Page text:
After being cancelled for two years due to the COVID-19 pandemic, the International Institute for Strategic Studies (IISS) 19th Shangri-La Dialogue is scheduled to take place in Singapore from Friday to Sunday, with the world focusing on the in-person speeches to be delivered by US Secretary of Defense Lloyd Austin on June 11 and by Chinese State Councilor and Defense Minister Wei Fenghe on June 12, as well as whether the defense chiefs of the two countries would hold a meeting there.
Analysts said they would not be surprised if Austin would continue to peddle the "China-threat theory" and underline the so-called Indo-Pacific Strategy there aimed at mobilizing regional actors to take sides and form an anti-China clique in the Asia-Pacific region.
Wei started his trip to Singapore on Wednesday to attend the dialogue and visit the country, and he will speak on "China's vision on regional order" in which he will discuss China's policies, ideas and concrete actions in practicing true multilateralism, safeguarding regional peace and stability, and promoting the development of a community of a shared future for mankind.
The US defense chief is also scheduled to deliver a speech on US defense policy, according to a release by the US Defense Department.
In the 2022 February edition of the US' Indo-Pacific Strategy, the US labeled China as the primary source of challenges that the region is facing, saying that China's "coercion and aggression spans the globe, but it is most acute in the Indo-Pacific." The US also stressed it would work with partners to maintain "peace and stability" in the Taiwan Straits, including by "supporting Taiwan's self-defense capabilities."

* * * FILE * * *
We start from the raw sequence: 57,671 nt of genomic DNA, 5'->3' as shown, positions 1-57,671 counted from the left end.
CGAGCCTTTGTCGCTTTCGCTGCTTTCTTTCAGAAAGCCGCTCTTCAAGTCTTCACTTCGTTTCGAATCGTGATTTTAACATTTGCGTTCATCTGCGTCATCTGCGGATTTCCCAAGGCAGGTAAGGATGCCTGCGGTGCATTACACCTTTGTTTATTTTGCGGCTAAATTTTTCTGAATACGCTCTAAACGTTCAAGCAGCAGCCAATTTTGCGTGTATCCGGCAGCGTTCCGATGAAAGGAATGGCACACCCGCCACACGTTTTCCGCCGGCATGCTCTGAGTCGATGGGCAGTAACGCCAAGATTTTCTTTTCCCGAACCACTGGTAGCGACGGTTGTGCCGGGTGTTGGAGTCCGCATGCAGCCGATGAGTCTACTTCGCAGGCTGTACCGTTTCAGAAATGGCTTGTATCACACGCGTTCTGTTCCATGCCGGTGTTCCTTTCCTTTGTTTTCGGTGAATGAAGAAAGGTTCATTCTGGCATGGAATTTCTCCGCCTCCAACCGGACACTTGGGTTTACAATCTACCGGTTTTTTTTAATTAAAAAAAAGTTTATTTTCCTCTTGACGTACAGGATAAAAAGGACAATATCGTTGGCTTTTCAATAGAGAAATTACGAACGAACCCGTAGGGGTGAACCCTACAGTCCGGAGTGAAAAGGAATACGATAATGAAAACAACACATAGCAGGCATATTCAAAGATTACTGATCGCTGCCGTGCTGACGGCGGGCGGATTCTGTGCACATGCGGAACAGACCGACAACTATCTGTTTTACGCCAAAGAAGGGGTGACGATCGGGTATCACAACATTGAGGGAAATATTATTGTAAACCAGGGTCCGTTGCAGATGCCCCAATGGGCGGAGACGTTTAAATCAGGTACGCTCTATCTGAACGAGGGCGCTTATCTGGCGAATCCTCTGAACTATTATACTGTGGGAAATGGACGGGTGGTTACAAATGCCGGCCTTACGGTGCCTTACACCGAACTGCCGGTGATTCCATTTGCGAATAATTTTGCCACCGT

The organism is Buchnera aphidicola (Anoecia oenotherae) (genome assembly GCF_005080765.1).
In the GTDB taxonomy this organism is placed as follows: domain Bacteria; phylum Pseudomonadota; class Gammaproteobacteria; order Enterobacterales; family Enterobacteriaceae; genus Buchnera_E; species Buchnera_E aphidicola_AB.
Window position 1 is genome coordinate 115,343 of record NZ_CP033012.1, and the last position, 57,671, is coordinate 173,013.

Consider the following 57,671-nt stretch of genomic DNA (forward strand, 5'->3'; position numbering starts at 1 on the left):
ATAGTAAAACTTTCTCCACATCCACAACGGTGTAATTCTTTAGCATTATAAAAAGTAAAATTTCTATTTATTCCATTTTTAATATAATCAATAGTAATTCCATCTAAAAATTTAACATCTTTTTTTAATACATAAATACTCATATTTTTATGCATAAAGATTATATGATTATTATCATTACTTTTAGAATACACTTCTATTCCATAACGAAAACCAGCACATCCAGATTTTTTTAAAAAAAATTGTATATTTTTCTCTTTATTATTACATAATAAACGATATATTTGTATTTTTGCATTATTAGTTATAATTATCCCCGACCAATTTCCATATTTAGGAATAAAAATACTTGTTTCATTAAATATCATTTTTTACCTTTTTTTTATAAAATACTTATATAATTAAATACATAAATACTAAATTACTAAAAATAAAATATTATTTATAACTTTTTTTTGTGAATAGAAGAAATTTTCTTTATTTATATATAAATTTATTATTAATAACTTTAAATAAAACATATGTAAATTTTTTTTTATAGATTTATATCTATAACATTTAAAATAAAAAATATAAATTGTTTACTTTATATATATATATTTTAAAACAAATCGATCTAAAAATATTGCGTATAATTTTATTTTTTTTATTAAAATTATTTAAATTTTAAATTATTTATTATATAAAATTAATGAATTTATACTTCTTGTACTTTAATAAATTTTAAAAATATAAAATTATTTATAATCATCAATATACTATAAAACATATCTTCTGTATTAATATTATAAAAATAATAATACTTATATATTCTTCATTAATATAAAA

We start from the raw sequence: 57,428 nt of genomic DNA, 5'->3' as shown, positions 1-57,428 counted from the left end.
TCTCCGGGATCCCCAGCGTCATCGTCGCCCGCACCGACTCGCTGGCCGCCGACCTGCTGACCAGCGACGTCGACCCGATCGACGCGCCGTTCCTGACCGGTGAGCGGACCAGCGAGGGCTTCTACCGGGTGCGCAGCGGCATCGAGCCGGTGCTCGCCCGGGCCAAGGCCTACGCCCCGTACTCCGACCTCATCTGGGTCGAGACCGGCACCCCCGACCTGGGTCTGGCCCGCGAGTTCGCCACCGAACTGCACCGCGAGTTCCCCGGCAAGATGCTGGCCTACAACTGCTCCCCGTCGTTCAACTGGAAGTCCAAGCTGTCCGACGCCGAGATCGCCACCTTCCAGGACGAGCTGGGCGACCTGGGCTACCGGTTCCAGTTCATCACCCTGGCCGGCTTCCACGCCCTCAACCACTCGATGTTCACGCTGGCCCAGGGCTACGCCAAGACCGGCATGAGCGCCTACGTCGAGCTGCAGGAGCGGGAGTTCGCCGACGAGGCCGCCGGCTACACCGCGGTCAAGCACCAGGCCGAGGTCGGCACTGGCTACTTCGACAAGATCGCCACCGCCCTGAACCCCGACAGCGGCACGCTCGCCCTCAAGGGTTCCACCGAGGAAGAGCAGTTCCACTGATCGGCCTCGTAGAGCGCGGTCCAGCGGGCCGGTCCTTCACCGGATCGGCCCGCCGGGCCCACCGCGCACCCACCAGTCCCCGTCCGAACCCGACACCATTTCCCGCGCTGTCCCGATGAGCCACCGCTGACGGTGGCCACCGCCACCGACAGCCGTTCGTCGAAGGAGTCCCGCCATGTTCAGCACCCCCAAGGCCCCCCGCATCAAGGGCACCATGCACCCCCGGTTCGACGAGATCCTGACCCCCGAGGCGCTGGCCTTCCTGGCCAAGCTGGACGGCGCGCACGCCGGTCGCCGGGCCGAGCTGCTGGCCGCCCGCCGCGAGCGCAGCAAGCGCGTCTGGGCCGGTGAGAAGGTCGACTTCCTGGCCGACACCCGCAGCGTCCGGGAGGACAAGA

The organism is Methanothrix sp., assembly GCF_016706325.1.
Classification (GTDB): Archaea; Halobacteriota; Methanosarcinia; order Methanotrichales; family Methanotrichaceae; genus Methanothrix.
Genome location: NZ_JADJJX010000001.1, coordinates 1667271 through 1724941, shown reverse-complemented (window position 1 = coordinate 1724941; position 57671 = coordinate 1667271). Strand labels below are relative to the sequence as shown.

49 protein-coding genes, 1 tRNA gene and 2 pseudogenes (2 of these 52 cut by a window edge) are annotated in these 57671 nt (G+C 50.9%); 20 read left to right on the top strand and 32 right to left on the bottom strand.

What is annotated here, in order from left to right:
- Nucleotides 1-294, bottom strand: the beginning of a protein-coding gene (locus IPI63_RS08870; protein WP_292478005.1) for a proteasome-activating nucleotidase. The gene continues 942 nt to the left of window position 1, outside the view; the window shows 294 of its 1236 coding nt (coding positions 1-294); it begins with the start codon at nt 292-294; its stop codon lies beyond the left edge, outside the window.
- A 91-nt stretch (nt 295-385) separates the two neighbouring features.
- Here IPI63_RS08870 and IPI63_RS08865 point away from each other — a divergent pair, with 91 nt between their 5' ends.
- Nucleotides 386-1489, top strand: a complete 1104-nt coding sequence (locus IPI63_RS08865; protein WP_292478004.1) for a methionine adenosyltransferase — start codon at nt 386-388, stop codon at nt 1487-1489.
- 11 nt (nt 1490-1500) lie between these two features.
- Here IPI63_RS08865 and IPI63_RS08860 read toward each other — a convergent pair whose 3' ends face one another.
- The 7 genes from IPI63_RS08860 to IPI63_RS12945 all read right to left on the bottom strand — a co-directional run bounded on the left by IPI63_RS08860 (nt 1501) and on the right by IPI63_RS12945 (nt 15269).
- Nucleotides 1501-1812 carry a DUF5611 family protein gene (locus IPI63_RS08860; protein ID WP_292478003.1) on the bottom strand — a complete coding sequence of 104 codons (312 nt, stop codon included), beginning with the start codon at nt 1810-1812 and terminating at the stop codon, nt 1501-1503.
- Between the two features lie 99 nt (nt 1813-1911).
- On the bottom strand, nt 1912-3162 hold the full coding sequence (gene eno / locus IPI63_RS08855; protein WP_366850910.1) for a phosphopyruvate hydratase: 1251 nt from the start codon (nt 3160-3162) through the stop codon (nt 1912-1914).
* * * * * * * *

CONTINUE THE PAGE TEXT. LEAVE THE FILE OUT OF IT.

"It can be expected that Austin would elaborate on those security topics, which is to sell the China threat theory. Trying to turn the Taiwan question, China's domestic issue, into an international one is completely self-deceiving," Song Zhongping, a military expert and TV commentator, told the Global Times on Wednesday.
Wei Dongxu, a Beijing-based military expert, told the Global Times that by spreading fear especially over the South China Sea disputes, the US will attempt to convince and attract more countries, especially Southeast Asian countries, to create a quasi-alliance to channel its military deployment from the West Pacific, Indian Ocean and Oceania to the South China Sea.
However, countries like Singapore, Indonesia and Vietnam - although they agree to join military drills and purchase US weapons - will not give up their autonomy and military self-control like South Korea, let alone allow the US to deploy a permanent military presence on their soil, Wei commented.
Asia is not Europe where there is a significant conflict, and conflicts are not in line with the interests of regional countries.
"Many in Asia are clear and also worried that the US would bring about division and wars to the Asia-Pacific like it did in the Middle East and Europe. If Austin puts on full attack against China, Asian countries would become even more on alert. Given the US has been struggling to handle domestic issues such as inflation unseen in decades and rampant mass shootings, who would take the US security promise seriously?" said a scholar on international affairs on the condition of anonymity.
Tensions between Beijing and Washington have been simmering due to a series of US moves provoking China over the latter's core interests on the Taiwan question. That includes US Senator Tammy Duckworth's visit to the island of Taiwan at the end of May and also President Biden's remarks during his Asia trip that the US would militarily intervene in a potential conflict over Taiwan.
CNN cited a senior US defense official as saying that Austin is "set to" meet with Wei for the first time in Singapore, though there is no official announcement yet.
The CNN report said that the two have only spoken on the phone once on Aril 20, which was the first time a US defense secretary had spoken to his Chinese counterpart since Biden took office more than a year ago.
Their meeting, if it takes place, shall showcase a basic agreement on managing disputes and willingness to enhance communication, Song said, adding that on topics such as nonproliferation and responding to climate change, the two sides need to increase cooperation.